In Japan sport is a way of life. And the nation is currently on a sporting high.
This month the nation will host the Rugby World Cup and in 2020, the Olympics.
But you don’t have to wait that long to be part of the action. In sport-mad Japan, Osaka’s skill and mental training are strongly associated with more traditional sports like sumo, karate, archery and sword fighting.
The best part for families is that you can experience all of these sports on a trip to Japan. We spoke with InsideJapan tours about their Japan sports tours. These unique experiences will really give the kids a chance to understand the culture of Japan.
Here’s what you need to know.
Step inside the world of sumo wrestling with a visit to a sumo stable in Tokyo to see a morning training session. To become a wrestler requires years of strict training at a heya, or stable as it is known in English. This is where the wrestlers eat, sleep and train. There are 47 stables in Tokyo today and a wrestler will stay with the same stable throughout his career.
You can watch the Sumo wrestlers train in Tokyo. Credit: Shutterstock
Families heading to Tokyo can arrange access to the sumo stables through companies such as InsideJapan tours. You’ll be accompanied by one of our “Insiders” who’ll explain all about the sport and the strict etiquette for spectators watching the wrestlers train.
Japanese archery, known as kyudo, is an extremely popular martial art in Japan. Most high schools have a kyudo club. The first images of archery in Japan date back to the Yayoi period (500BC – 300AD) but the practice really took off in the 12th century when it was adopted by samurai as part of their training.
If you’re planning a trip to Japan, you can organise a private kyudo lesson with a master archer in Kyoto. Copy the instructor’s movements, then attempt to shoot arrows from a two-metre kyudo bow. An important part of kyudo is the ritual preparation of each shot in order to train your mind as much as your body.
Japanese archery is known as kyudo. Credit: CreditLShutterstock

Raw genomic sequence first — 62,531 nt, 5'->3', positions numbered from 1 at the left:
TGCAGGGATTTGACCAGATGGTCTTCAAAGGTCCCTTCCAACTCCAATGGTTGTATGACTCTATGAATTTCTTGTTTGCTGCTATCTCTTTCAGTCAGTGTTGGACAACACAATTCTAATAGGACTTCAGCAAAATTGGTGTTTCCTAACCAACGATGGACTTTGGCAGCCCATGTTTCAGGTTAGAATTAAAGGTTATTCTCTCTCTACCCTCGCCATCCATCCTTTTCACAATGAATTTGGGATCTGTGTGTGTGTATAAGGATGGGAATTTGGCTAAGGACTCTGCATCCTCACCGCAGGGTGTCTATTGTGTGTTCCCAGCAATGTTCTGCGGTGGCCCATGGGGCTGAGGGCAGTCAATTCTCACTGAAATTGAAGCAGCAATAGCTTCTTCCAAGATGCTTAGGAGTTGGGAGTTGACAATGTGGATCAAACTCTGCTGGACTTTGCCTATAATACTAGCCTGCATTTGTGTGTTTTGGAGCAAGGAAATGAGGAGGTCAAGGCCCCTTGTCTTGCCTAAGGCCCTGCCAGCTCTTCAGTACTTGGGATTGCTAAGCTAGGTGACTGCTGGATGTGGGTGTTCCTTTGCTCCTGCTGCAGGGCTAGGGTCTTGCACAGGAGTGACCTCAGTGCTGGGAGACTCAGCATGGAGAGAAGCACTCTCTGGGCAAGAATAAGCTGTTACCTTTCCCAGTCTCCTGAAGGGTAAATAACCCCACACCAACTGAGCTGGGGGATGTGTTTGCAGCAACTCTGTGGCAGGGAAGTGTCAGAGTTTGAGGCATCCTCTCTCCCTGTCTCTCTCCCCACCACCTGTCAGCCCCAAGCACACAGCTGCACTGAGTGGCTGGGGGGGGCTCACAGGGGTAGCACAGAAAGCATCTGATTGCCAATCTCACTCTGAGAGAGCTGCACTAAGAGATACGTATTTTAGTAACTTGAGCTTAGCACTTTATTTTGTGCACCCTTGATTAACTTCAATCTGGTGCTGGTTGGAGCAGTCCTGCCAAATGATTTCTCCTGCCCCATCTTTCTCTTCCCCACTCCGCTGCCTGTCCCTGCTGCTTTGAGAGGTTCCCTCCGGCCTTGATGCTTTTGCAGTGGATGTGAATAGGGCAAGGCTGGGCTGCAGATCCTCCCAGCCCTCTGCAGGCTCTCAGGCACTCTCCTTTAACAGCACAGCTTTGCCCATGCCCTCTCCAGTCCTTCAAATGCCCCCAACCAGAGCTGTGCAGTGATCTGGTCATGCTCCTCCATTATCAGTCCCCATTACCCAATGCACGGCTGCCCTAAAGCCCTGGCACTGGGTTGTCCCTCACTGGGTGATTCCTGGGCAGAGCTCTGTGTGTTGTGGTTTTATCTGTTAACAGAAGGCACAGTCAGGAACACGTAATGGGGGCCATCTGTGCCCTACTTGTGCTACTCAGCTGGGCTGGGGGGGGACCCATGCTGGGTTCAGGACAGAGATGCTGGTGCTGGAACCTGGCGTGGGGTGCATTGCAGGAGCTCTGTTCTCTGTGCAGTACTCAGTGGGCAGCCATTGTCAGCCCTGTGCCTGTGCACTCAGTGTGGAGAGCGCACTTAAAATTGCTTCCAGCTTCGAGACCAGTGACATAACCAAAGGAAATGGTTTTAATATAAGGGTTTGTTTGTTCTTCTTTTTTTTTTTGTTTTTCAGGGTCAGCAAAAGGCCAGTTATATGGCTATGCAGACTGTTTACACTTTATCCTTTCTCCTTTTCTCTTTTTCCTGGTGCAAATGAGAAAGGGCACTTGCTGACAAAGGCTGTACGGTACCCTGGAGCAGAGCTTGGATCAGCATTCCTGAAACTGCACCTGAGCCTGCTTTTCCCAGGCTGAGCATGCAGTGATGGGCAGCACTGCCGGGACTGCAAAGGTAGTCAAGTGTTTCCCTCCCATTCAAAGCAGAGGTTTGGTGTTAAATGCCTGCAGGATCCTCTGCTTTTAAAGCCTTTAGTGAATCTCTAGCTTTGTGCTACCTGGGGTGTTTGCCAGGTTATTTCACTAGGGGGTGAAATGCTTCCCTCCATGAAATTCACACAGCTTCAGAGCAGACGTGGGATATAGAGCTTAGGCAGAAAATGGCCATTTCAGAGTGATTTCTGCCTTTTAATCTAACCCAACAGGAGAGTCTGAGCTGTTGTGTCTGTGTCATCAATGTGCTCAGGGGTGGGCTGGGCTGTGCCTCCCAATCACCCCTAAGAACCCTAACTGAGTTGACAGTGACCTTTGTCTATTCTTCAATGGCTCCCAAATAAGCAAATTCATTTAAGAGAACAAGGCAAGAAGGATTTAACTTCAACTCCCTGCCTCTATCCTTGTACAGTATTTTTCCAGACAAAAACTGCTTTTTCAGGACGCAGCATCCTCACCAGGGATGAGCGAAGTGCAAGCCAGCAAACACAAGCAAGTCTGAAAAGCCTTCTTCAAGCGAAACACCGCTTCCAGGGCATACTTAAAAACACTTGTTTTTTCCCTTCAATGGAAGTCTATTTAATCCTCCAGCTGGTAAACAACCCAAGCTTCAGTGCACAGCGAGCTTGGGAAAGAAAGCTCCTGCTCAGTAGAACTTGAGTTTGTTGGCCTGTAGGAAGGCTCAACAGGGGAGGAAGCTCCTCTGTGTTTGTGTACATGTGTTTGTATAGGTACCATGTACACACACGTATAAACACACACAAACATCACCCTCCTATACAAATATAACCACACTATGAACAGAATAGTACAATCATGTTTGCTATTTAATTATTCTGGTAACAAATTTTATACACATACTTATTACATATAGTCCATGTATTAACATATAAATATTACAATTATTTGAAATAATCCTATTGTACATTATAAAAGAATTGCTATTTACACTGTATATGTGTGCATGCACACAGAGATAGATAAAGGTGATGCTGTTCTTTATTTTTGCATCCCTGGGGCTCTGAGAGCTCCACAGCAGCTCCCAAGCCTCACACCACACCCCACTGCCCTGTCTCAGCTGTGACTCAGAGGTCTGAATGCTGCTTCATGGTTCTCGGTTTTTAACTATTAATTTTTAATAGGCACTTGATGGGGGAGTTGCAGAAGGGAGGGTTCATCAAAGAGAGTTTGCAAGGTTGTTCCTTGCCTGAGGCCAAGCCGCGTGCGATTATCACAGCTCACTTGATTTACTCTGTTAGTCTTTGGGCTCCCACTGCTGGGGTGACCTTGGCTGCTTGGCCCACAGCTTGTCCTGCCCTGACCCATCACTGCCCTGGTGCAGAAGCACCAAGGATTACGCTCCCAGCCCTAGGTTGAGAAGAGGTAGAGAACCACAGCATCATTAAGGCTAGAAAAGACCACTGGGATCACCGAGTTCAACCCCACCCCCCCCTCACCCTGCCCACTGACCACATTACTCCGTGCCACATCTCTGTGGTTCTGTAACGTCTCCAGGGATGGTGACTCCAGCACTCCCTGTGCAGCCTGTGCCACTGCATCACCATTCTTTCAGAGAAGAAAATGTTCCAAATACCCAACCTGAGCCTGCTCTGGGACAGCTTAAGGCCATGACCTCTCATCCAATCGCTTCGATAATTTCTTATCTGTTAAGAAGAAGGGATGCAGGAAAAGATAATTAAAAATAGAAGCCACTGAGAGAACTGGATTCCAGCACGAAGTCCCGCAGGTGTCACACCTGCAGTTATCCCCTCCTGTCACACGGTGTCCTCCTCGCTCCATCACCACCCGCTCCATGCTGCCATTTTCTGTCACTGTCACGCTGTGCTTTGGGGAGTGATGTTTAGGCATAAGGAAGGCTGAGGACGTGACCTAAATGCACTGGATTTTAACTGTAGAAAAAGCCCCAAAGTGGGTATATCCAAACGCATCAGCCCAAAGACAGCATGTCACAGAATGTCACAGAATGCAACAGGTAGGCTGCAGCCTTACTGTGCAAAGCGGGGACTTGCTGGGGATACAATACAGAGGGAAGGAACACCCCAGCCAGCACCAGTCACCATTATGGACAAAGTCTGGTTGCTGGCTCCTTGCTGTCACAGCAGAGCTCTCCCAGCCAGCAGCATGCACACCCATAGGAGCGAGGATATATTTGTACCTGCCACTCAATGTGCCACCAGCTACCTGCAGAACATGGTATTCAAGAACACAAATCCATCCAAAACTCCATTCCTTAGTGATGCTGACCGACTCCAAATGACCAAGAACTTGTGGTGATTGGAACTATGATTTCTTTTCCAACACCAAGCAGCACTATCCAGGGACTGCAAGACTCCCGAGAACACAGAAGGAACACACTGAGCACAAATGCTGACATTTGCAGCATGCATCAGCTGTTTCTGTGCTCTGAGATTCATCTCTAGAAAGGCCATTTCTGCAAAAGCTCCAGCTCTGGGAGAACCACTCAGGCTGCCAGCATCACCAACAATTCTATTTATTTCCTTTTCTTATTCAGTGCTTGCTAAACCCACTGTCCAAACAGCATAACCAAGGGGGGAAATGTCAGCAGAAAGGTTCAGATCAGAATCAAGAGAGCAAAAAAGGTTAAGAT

Kenbu translates as ‘sword dance’ and is the name given to a traditional style of Japanese dancing with a katana sword and fan. During the feudal period, the samurai performed kenbu in order to hone their mental concentration and summon up strength before a battle. You may remember a kenbu scene in the film The Last Samurai. The dance is usually accompanied by Japanese poetry set to music.
Families can join a two hour kenbu class where they can step into the shoes of a samurai and experience first hand this fascinating facet of Japan’s cultural heritage
Join an aikido class with up to 15 participants at a popular martial arts school in Osaka. Aikido literally translates as ‘the way of the harmonious spirit’ and is a means of overpowering an opponent simply and effectively, but without injuring either party. An important aspect of aikido is mental training in order to achieve balance in mind, body and spirit.
If your kids do karate, you can be fairly sure their local dojo will have an affiliation with a dojo in Japan. Talk to your sensei before you go. If you’re lucky, they can arrange for you to continue your weekly lessons at a centre in Japan. This is a wonderful experience for the kids. They get to see the culture of karate and meet some Japanese friends.
You can organise to train at at karate school in Japan. Picture: Alison Godfrey